Cult Of Luna

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An innovative, experimental, and socio-political-minded Swedish band, Cult of Luna progressed from doomy hardcore enthusiasts in the late ’90s to pioneering progressive post-metallers in the aughts. The band issued five albums for Earache, including the acclaimed Salvation (2004) and Somewhere Along the Highway (2006), before moving to Indie Recordings in the 2010s. Later efforts like Mariner (2016), A Dawn to Fear (2019), and The Long Road North (2022), the latter of which arrived via Metal Blade, continued to pair immersive soundscapes with dynamic technicality.
Formed from the remnants of a hardcore band named Eclipse in the far northern Swedish town of Umeå (also home to avant-hardcore masters Refused and metal extremists Meshuggah and Naglfar), Cult of Luna have perfected an elaborate, extremely dark progressive style of metalcore largely derived from the pioneering work of America’s Neurosis. Although hardly the only band to find inspiration in the Bay Area bunch (Isis and Rwake also number among their disciples), Cult of Luna are unquestionably among the most accomplished and distinctive bands in their own right, making an immediate impression upon metal fans with their eponymous 2001 debut through Rage of Achilles, and attaining further noisecore cred with a 7″ release on tastemaker Hydra Head Records the following year. Their sophomore effort, The Beyond, solidified their standing a couple of years later and inaugurated a new relationship with Earache for vocalist Klas Rydberg, guitarists Erik Olofsson and Johannes Persson, bassist Andreas Johansson, keyboardist Magnus Lindberg, and drummer Marco Hilden. The latter was replaced by Thomas Hedlund the next year, and Cult of Luna expanded to a seven-piece with the addition of Anders Teglund (samples) for 2004′s critically acclaimed Salvation album. Released in 2006, the conceptual Somewhere Along the Highway drew more raves, with Decibel magazine ranking the LP fifth among their top albums of the year.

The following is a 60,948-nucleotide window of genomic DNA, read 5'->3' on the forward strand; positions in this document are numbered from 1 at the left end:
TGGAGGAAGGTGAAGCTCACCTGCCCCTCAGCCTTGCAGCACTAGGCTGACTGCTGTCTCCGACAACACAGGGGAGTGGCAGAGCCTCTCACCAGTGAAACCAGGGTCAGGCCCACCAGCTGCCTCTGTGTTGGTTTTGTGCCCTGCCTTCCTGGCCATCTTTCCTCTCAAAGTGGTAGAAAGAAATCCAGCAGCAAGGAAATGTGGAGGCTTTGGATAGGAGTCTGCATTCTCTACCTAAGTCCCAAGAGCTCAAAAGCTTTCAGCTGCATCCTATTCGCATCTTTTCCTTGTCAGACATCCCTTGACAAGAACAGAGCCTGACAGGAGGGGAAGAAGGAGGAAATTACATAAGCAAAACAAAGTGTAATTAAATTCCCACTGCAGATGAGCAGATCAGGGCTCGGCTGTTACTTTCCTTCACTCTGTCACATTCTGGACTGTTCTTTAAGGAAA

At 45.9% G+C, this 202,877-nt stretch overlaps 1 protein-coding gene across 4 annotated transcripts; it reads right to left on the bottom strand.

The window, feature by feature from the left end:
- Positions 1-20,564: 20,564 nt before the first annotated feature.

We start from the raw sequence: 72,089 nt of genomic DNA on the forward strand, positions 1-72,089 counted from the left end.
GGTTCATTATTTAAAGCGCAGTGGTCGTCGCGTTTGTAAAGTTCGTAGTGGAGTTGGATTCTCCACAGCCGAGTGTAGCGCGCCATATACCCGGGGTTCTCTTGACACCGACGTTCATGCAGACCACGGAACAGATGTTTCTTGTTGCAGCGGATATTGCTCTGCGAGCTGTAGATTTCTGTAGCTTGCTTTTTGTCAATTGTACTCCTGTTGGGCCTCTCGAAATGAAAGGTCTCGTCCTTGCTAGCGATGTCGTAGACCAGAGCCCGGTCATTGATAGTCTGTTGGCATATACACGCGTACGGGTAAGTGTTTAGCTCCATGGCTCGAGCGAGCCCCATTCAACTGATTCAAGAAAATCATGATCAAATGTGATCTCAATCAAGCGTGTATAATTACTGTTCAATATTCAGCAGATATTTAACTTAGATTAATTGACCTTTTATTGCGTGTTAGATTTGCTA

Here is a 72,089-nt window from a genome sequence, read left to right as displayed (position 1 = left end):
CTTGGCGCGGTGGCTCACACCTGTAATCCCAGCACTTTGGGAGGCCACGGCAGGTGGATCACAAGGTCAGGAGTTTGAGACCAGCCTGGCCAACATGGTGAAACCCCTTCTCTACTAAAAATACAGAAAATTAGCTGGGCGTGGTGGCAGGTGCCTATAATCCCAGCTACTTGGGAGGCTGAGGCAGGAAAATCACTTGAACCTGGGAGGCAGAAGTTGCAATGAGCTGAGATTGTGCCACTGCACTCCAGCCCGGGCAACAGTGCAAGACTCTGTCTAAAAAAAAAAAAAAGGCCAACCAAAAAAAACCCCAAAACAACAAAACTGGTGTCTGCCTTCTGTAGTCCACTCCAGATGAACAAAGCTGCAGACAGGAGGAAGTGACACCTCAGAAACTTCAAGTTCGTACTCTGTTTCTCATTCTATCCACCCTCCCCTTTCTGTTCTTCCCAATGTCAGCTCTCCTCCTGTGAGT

Arriving in 2008, the dark and punishing Eternal Kingdom earned the band a Grammisgalan nomination (the Swedish equivalent of a Grammy Award), and 2013′s Vertikal, released on Norwegian label Indie Recordings, drew inspiration from director Fritz Lang’s classic sci-fi drama Metropolis. A companion EP, Vertikal II, dropped later that year, and in 2016 the band issued the space exploration-themed Mariner, a collaboration with American vocalist Julie Christmas (Made Out of Babies, Battle of Mice). Re-entering the studio in 2019 with no pre-conceived ideas, the band set about recording their expansive eighth studio album, A Dawn to Fear. The heavier-sounding release saw them bringing acoustic elements and organs into the mix for the first time. February 2021 saw the release of The Raging River, a companion piece to its predecessor that came out of the same sessions. The first album to be released on the band’s own Red Creek label, it featured guest vocals on the track “Inside of a Dream” from Screaming Trees’ Mark Lanegan, with whom they had wanted to collaborate for over 15 years. Later that year, they issued the single “Cold Burn,” ahead of the arrival of 2022′s more nuanced and expansive The Long Road North. ~ Eduardo Rivadavia